BACKGROUND AND PURPOSE: Traditional cardiovascular risk factors have been associated with white matter disease. Because hypertension results in vascular stiffness and impaired cerebral perfusion, we hypothesized that it would be the most relevant risk factor for microstructural white matter disruption in apparently healthy middle-aged individuals with a family history of early-onset coronary artery disease. MATERIALS AND METHODS: This was a cross-sectional analysis of participants in the Genetic Study of Atherosclerosis Risk with DTI. Regional fractional anisotropy of 181 segmented brain regions was measured using Eve WM Atlas. Risk factors were examined using univariate analysis for 48 regions representing deep WM structures. Minimal multivariable linear regression models adjusting for age, sex, and race and maximal linear regression models adjusting for cardiovascular risk factors were performed for regions meeting the Bonferroni threshold in the initial analysis. RESULTS: Included were 116 subjects (mean age, 49 11 years; 57% men) with a moderate load of cardiovascular risk factors. Subjects with hypertension had significantly lower regional fractional anisotropy in the right cingulum and left stria terminalis in the minimal and maximal regression models. Additionally, there was lower regional fractional anisotropy in the left fornix in the maximal model and right sagittal stratum in the minimal model. Systolic blood pressure values were significantly associated with regional fractional anisotropy in the left superior longitudinal fasciculus in the maximal model. There were no significant differences among regional fractional anisotropy values for other cardiovascular risk factors. CONCLUSIONS: In middle-aged apparently healthy individuals with susceptibility to vascular disease, among all known cardiovascular risk factors, hypertension was associated with microstructural WM disruption.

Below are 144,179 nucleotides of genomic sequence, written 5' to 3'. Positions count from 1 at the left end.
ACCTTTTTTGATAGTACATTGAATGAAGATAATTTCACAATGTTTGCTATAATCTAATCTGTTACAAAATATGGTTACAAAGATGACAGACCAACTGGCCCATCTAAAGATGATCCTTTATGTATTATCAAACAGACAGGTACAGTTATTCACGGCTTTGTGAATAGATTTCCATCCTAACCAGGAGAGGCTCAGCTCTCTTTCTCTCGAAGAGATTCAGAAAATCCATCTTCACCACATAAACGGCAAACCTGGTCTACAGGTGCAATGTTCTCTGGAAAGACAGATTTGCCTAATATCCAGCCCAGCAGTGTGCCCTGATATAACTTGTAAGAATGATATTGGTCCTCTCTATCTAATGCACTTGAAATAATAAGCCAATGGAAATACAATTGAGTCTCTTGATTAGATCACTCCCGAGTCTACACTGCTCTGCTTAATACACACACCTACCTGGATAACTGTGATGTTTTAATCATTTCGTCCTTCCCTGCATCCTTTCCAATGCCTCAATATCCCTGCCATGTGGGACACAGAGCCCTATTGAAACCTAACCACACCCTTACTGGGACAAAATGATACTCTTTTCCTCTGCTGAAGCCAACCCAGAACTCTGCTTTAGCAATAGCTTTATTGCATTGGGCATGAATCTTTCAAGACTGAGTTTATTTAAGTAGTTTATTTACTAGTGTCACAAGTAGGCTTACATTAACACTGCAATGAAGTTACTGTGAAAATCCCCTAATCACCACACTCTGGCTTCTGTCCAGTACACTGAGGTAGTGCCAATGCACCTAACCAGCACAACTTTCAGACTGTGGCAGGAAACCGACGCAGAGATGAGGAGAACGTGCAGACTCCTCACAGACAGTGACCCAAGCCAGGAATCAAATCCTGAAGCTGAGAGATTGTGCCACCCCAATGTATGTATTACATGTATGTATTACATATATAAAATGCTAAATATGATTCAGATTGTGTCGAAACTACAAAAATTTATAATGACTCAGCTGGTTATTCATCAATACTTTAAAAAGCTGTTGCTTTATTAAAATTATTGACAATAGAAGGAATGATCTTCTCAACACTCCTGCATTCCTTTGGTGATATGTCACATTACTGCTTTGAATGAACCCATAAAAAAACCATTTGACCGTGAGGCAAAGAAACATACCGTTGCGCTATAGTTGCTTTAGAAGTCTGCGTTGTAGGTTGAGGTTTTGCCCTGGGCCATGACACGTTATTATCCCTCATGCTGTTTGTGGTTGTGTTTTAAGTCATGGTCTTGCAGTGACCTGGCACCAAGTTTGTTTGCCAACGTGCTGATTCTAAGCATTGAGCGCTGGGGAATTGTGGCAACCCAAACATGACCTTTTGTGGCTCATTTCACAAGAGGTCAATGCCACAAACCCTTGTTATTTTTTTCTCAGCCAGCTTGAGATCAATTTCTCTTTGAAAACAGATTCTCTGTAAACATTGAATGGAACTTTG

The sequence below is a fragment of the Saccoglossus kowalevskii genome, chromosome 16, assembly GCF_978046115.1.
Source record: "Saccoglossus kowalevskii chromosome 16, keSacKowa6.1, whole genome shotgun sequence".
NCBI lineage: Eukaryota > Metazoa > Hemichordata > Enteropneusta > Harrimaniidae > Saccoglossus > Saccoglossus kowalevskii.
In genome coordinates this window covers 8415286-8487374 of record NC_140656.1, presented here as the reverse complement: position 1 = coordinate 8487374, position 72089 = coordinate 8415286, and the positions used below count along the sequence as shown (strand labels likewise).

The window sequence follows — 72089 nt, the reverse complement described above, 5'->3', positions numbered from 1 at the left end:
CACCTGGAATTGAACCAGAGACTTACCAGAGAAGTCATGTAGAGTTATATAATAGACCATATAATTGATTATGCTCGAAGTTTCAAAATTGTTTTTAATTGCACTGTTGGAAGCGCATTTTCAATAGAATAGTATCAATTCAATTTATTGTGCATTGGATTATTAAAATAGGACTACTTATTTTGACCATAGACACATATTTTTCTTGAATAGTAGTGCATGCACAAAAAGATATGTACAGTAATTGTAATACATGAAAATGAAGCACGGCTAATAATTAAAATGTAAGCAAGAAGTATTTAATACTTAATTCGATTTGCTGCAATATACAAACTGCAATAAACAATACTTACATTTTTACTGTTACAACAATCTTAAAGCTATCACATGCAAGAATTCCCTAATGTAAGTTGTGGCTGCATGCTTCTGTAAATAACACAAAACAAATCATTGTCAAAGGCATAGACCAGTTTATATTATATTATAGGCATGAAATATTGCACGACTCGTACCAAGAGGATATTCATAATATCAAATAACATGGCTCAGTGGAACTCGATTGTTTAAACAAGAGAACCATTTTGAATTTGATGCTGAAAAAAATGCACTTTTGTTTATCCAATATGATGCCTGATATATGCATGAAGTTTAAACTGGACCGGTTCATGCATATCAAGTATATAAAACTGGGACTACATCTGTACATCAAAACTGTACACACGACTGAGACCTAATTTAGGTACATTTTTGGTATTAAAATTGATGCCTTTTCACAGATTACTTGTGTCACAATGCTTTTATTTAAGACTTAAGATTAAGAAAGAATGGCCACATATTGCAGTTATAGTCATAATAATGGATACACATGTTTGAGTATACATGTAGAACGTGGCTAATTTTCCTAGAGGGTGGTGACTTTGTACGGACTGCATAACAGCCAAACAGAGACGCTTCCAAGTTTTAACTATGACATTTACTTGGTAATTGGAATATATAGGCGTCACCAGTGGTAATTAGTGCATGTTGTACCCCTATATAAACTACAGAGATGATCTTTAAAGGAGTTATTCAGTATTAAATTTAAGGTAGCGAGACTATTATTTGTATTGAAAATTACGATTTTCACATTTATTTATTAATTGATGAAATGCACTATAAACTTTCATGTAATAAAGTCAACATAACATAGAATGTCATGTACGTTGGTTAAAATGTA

ASJC Scopus subject areas
- Radiology Nuclear Medicine and imaging
- Clinical Neurology